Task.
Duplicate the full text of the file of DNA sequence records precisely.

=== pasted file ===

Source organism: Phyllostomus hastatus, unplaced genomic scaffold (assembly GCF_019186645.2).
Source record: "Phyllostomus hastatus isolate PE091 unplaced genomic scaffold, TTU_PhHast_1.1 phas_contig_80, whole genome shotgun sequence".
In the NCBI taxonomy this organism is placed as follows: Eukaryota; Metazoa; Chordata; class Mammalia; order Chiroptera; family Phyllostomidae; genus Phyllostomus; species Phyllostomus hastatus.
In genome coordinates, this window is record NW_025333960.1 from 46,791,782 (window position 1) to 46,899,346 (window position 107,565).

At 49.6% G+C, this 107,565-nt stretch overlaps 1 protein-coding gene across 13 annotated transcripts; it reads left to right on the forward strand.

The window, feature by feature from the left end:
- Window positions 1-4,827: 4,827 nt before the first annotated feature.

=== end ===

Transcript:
Source organism: Phyllostomus hastatus, unplaced genomic scaffold (assembly GCF_019186645.2).
Source record: "Phyllostomus hastatus isolate PE091 unplaced genomic scaffold, TTU_PhHast_1.1 phas_contig_80, whole genome shotgun sequence".
In the NCBI taxonomy this organism is placed as follows: Eukaryota; Metazoa; Chordata; class Mammalia; order Chiroptera; family Phyllostomidae; genus Phyllostomus; species Phyllostomus hastatus.
In genome coordinates, this window is record NW_025333960.1 from 46,791,782 (window position 1) to 46,899,346 (window position 107,565).

At 49.6% G+C, this 107,565-nt stretch overlaps 1 protein-coding gene across 13 annotated transcripts; it reads left to right on the forward strand.

The window, feature by feature from the left end:
- Window positions 1-4,827: 4,827 nt before the first annotated feature.